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  1. #1
    Join Date
    Jan 2010
    Location
    Lower mainland bc.
    Posts
    105

    HVAC job market for apprentice in Washington state and BC Canada

    I am investigating if this is the field for me. I have been in at least two trades both aviation and automotive. But the automotive cost alot in the term of tools and time for overnight classes that want to enter into a field that is not so burdonsom and yes, pays well.

    I heard that apprentice HVAC techs some times have to dig ditches or, are the grunt tech that has to haul everything?

    I don't mind moving equipment but would resent being singled out as the sole person in hauling everything up and down. Just a story I heard from the son of a HVAC Father in PA.

    Anyway, I am very interested so if anyone can fill me in on the day and life of a 1-2 year hvac tech would like to know more details.

    Thanks
    Last edited by lortech; 02-05-2010 at 10:25 PM.

  2. #2
    Join Date
    Nov 2005
    Posts
    1,350
    When you say apprentice I assume you are talking about going the union route. If you go into the commercial arena there will not be any ditch digging. Yes there will be some grunt work, and the level of abuse depends on who you work with. Loading tools and lifting parts, changing filters and washing towers. Until you have been trained there isn't much for you to do anyway.

    As an apprentice all your school is paid for and depending on which union you join, your tools could be paid for. If you are lucky enough to get in you will be making some serious dough in 6 years.
    I STARTED WITH NOTHING, AND I STILL HAVE MOST OF IT!

  3. #3
    Join Date
    Oct 2007
    Location
    BC
    Posts
    354
    The apprenticeship program in BC and the rest of Canada does not involve the union.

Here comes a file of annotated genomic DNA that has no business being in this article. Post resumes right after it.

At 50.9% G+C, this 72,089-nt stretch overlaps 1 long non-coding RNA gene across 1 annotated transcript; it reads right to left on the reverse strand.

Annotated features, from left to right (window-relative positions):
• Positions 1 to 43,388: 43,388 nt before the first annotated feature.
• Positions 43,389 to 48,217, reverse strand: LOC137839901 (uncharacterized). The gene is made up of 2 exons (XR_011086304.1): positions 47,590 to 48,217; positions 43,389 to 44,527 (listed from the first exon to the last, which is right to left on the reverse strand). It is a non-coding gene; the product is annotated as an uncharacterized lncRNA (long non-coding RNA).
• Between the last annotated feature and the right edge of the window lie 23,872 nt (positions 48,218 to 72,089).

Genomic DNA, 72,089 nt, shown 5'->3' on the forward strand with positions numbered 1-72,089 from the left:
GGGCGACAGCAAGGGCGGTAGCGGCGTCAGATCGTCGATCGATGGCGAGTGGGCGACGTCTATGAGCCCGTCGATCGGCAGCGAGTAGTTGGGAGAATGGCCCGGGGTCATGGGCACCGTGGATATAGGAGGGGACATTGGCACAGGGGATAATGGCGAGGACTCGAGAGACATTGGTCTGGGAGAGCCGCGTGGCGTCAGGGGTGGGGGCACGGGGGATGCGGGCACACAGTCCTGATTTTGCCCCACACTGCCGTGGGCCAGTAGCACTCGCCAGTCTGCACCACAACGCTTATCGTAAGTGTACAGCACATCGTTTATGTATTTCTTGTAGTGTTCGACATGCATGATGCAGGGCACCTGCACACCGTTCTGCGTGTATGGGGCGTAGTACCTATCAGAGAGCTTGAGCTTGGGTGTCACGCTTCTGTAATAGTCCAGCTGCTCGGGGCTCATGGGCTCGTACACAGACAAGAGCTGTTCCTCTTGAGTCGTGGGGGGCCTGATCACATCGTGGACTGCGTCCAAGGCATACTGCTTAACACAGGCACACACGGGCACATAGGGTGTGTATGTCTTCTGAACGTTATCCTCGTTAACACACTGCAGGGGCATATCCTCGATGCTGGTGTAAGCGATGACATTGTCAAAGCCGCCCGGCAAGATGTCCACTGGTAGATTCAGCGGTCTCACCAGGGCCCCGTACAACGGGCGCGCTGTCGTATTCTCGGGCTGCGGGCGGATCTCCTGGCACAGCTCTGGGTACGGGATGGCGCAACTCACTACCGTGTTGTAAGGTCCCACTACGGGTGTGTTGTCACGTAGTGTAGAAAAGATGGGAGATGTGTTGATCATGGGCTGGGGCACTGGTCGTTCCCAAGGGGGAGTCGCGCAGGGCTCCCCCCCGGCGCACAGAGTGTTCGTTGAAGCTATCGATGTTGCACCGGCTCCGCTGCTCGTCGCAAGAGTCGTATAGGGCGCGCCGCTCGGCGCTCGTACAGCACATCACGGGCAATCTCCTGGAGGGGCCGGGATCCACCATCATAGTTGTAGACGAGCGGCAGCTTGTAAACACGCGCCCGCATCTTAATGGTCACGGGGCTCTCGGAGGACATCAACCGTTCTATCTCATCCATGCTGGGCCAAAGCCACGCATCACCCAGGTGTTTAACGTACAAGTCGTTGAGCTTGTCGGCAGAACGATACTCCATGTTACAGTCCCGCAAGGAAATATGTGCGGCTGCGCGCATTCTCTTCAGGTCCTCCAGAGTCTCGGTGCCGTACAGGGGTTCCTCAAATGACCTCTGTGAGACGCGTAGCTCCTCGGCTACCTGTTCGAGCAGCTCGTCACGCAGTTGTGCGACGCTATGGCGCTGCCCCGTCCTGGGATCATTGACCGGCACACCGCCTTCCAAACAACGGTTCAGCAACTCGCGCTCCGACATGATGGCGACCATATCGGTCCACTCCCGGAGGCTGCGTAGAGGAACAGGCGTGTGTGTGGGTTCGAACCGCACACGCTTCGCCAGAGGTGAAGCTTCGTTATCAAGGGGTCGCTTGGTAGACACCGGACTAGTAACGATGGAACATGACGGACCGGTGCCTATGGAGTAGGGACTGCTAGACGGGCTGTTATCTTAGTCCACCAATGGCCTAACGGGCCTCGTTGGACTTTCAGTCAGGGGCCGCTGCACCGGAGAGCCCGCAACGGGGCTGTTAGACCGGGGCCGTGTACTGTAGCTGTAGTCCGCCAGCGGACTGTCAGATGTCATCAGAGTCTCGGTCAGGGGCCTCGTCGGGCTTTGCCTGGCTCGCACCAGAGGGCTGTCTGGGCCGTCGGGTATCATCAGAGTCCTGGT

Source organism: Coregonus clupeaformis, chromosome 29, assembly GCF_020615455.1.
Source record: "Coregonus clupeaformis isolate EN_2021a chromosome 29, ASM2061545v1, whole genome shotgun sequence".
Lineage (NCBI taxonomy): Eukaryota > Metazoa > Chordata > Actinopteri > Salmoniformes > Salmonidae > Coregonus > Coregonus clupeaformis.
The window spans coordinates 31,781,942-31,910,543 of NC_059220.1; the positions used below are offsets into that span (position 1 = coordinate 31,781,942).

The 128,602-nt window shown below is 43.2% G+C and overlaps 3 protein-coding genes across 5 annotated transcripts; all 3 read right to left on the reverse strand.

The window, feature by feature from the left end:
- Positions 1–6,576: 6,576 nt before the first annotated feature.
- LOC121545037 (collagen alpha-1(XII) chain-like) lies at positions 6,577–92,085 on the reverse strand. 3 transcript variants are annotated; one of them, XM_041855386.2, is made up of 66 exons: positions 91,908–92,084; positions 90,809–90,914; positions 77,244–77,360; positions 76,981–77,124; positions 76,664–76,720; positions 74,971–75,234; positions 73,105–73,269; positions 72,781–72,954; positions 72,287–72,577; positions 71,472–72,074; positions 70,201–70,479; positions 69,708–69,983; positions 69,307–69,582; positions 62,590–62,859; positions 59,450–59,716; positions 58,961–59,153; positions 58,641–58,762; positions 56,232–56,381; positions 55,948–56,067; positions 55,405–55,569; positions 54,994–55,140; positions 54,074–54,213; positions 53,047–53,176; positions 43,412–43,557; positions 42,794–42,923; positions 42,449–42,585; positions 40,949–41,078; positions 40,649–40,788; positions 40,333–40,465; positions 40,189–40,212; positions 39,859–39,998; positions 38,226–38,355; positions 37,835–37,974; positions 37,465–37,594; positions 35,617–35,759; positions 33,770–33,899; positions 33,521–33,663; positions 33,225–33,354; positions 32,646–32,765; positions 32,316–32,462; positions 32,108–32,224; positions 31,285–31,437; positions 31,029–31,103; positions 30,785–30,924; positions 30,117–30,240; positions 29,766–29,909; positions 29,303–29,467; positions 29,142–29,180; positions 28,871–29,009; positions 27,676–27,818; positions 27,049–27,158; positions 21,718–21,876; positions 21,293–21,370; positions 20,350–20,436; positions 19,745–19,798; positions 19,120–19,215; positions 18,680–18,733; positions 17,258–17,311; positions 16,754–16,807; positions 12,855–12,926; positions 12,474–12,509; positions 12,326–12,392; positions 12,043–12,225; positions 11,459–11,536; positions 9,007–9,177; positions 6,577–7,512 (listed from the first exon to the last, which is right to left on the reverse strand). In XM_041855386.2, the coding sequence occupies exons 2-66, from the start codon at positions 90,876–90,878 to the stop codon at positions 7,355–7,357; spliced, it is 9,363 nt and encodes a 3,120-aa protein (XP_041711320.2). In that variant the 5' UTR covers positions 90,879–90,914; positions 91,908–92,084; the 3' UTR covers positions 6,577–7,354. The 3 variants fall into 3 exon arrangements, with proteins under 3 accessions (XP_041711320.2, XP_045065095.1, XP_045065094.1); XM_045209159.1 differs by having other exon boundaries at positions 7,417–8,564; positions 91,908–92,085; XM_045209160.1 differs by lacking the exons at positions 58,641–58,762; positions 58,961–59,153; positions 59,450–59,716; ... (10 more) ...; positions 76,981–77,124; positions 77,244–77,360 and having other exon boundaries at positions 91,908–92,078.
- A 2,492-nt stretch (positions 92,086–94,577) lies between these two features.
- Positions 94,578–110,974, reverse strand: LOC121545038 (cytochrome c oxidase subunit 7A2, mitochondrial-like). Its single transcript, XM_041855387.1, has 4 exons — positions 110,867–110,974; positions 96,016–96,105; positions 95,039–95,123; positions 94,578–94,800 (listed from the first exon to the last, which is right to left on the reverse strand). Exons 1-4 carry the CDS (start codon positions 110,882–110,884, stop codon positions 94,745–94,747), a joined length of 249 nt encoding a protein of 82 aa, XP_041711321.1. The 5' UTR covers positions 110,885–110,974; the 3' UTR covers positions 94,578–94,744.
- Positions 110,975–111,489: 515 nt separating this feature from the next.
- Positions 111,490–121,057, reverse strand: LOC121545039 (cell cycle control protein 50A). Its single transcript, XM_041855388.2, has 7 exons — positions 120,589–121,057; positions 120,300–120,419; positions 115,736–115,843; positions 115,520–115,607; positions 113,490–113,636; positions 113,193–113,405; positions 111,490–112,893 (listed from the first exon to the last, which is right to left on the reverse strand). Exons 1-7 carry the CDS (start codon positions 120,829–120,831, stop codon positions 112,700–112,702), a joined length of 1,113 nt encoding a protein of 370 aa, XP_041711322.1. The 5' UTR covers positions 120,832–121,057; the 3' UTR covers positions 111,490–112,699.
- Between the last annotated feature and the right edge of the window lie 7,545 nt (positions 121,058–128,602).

Refrigeration tools are expensive, too.

    As far as what type of work would be expected of you as an apprentice, depends on the company. If you work for a large company, likely you'll just be changing filters.

  4. #4
    Join Date
    Jan 2010
    Location
    Lower mainland bc.
    Posts
    105

    actually, there is a union in BC

    look up JARTS. Is in surrey. Talked to them about a week ago. AC gear may be expensive but not 20-50k in tools like the automotive sector.

    I don't mind the work. I worked my tail off in another field but its small and does not pay great!

    Going to talk to Jart's again and see if thay can register me.

    Only if I knew the health of the hvac business immigrating up here to BC in 02 would I be in much better shape

  5. #5
    Join Date
    Oct 2007
    Location
    BC
    Posts
    354
    I know all about JARTS, I've attended the first two years of my apprenticeship training there.

    I didn't say there isn't a union. There is a union, UA local 516.

    From what I gather reading on this website, the "apprenticeship" program in the United States is run by the union. That is, you join the union and become an apprentice.

    Up here in socialist Canada, you do not need to work for a union company to enroll in the apprenticeship program. You find an employer (union or non-union) who will sponsor you as an apprentice. First two years of school are 6 weeks each, second two years of school are 8 weeks. After writing your Trade Qualification exam, you are certified as a Red Seal Journeyman. Red Seal is good in any province in Canada.

    There are two places to attend apprenticeship training in BC. JARTS in Surrey, and BCIT in Burnaby. JARTS is run by UA local 516 and shares the same building as the union office, but you do not need to work for a union company to attend school there. The union subsidizes the tuition for all students at JARTS, union company or not.

    http://www.itabc.ca/site3.aspx

    As far as JARTS "registering" you...first thing you need to do is find a job with a company who will sponsor you.

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